NBC News Chief Foreign Correspondent Richard Engel said Friday that military officials believe U.S. allies in the Middle East no longer trust the Obama administration with sensitive intelligence information.
Mr. Engel was asked to explain the complexity U.S. foreign policy as it pertains to Iran and its effect on diplomacy in the region.
The Obama administration is fighting Iran-backed actors in the Middle East while backing others — sometimes within the same country — all while trying to negotiate a deal on its nuclear program before the end of the month. The U.S. also backs Saudi Arabia’s strikes on Iran-backed Houthi militias in Yemen, although officials were caught flat-footed on the Arab nation’s decision.
“Well, if you look at the timing of the strike in Yemen, I think it reveals a lot about the negotiations. Saudi Arabia and the other Arab countries didn’t consult extensively with the U.S. military. I know several people in the U.S. military who were taken by surprised by this. Senior officials who would have been expected to know that there was going to be an operation in Yemen — they didn’t,” Mr. Engel said from Turkey.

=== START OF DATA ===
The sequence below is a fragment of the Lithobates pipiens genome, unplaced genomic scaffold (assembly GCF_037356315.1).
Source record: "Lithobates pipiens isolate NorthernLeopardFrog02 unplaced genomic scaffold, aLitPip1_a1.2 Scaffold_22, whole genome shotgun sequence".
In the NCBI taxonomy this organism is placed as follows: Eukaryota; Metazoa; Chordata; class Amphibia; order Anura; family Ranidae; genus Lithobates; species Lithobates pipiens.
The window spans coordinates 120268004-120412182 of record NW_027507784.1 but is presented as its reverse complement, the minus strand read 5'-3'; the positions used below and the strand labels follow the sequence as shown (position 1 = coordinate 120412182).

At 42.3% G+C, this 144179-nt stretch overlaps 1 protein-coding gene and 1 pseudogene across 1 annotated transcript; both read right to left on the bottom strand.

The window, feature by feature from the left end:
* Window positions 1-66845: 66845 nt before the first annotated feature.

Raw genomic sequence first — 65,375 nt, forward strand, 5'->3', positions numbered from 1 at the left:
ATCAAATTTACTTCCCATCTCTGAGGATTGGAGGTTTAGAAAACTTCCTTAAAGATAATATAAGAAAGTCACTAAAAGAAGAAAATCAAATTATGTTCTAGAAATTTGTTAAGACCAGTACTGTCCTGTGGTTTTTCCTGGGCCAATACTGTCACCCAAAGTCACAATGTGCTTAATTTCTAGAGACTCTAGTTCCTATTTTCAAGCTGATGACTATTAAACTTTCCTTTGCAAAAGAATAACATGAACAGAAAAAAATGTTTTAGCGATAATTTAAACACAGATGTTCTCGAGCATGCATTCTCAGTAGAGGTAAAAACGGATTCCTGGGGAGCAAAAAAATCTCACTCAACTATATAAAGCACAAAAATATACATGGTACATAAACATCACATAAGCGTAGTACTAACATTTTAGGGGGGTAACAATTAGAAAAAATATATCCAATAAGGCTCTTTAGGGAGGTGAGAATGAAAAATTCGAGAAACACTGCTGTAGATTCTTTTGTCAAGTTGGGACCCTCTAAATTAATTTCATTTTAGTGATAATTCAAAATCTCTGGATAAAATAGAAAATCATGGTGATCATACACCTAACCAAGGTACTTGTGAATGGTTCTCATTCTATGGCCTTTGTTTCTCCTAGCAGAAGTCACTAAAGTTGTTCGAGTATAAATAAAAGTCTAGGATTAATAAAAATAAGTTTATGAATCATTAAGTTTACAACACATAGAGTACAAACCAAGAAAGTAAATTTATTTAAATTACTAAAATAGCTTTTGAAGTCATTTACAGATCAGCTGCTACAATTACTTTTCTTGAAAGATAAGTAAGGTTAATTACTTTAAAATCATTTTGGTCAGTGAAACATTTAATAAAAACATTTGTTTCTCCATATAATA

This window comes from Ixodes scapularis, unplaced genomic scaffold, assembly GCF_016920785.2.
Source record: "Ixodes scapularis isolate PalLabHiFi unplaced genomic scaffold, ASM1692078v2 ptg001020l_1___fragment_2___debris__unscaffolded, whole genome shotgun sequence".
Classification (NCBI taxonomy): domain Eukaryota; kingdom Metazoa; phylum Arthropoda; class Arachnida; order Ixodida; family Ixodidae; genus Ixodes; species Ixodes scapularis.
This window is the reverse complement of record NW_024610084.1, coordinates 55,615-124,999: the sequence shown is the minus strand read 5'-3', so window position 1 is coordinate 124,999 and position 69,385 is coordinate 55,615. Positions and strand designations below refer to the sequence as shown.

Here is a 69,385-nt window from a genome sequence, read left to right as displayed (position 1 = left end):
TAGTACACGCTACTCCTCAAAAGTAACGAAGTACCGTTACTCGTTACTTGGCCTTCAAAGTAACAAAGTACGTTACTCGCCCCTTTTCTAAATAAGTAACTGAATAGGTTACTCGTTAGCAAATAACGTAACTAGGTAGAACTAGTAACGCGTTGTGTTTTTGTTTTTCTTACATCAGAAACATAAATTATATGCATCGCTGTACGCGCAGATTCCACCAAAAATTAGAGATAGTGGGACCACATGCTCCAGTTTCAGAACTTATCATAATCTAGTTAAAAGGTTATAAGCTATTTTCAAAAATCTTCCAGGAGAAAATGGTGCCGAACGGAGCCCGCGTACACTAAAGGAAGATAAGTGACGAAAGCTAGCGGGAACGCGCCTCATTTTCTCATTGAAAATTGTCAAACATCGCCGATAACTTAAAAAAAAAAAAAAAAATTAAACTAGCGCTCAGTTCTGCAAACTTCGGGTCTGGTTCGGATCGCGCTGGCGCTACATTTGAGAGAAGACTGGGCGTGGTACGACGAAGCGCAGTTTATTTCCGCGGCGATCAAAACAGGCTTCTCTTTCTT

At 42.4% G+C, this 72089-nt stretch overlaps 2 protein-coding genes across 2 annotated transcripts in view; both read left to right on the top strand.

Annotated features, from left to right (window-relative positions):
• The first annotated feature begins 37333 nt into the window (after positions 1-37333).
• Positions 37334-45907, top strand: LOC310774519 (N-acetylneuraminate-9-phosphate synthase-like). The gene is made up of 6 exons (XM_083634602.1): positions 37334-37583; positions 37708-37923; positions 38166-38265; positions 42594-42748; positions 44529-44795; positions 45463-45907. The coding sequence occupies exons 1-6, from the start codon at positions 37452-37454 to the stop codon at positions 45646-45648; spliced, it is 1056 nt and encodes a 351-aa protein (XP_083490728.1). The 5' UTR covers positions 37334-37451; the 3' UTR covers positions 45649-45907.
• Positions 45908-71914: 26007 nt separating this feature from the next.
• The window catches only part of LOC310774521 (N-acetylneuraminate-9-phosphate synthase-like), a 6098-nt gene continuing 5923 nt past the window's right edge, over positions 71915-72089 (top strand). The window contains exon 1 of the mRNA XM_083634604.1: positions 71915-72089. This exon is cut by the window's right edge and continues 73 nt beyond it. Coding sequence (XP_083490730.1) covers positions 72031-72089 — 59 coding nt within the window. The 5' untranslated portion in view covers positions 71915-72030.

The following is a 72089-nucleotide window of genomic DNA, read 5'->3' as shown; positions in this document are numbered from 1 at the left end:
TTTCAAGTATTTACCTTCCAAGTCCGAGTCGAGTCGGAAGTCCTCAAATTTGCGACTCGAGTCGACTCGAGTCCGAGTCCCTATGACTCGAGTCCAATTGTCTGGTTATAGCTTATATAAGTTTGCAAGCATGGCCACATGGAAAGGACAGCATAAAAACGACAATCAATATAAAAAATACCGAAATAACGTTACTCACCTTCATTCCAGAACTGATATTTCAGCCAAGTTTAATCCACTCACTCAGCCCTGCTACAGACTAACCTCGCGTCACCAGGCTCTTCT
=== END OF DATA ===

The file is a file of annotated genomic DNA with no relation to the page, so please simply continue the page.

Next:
The correspondent said many officials were finding out about Saudi Arabia’s military actions in Yemen “in real time.”
“[Military officials] believe, and some U.S. members of Congress believe, that the reason Saudi Arabia and other states didn’t tell the U.S. that it was going to launch this war against Shiite-backed or Iranian-backed rebels in Yemen is because Saudi Arabia and other countries simply don’t trust the United States any more, don’t trust this administration, think the administration is working to befriend Iran to try and make a deal in Switzerland and therefore didn’t feel that the intelligence frankly would be secure,” Mr. Engel added, The Washington Free Beacon reported Friday.
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